Linda Froschauer, President, 2006–2007, National Science Teachers Association
Linda Froschauer (firstname.lastname@example.org), President of NSTA, is an eighth-grade science teacher and the science department chair for Weston Public Schools in Weston, Connecticut.
Results of recent studies on science, technology, engineering, and math
Tapping America’s Potential. 2005. Business Roundtable.
According to this report, 60% of future jobs will require training that only 20% of today’s workers possess. “We must focus, as quickly as possible, on…areas that affect the choices made by students now in the pipeline. If we take our scientific and technological supremacy for granted, we risk losing it. Our goal is to double the number of science, technology, engineering, and mathematics graduates by 2015.”
Science and Engineering Indicators. 2006. National Science Board.
“If the U.S. is to maintain its economic leadership and compete in the new global economy, the Nation must prepare today’s K–12 students better to be tomorrow’s productive workers and citizens. We simply cannot wait for our students to turn 18 years old to begin producing the intellectual capital necessary to ensure this future workforce … The Board is convinced that it is absolutely essential for the future of our nation that we address the weaknesses in our science, technology, engineering, and mathematics education system, especially at the pre-college level.”
Rising Above the Gathering Storm. 2005. National Academies of Sciences, National Academy of Engineering, Institute of Medicine.
This report emphasizes the need for world-class science and engineering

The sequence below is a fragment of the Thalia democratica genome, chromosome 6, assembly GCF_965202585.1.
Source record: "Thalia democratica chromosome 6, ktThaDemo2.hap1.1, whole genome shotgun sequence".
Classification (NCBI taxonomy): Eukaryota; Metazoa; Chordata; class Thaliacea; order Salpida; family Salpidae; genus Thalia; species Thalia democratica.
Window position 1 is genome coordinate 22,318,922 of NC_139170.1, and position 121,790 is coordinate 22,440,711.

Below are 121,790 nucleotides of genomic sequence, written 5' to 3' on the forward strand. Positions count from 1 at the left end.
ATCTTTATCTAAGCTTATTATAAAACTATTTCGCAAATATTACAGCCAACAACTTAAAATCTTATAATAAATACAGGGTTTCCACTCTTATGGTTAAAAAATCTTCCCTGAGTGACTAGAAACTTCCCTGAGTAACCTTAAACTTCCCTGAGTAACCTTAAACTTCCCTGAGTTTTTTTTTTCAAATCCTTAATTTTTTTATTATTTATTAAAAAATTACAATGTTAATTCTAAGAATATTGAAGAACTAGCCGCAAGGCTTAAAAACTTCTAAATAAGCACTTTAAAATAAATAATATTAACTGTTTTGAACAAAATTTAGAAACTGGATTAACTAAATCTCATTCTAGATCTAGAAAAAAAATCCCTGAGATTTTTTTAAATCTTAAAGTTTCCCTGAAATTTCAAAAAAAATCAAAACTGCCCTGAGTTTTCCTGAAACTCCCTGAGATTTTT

—not simply as an end in itself but as a principal means of creating new jobs for our citizenry as a whole in this global marketplace.
National Innovation Initiative Report. 2004. Council on Competitiveness.
“For the future, the nation will need a workforce equipped with more than literacy in reading, math, and science. We need a whole generation with the capacities for creative thinking and for thriving in a collaborative culture. We need a class of workers who see problems as opportunities and understand that solutions are built from a range of ideas and resources.”
The World Is Flat. 2005. Thomas Friedman. Farrar, Straus, and
“Consider the annual worldwide Intel International Science and Engineering Fair. About 40 countries participate…the Intel Fair attracted about sixty-five thousand American kids. In China…as many as six million kids [are] competing.”
Transforming America’s Scientific and Technological Infrastructure: Recommendations for Urgent Action. 2006. Project Kaleidoscope.
This document is a comprehensive summation of the others listed here. It should be required reading for all science educators.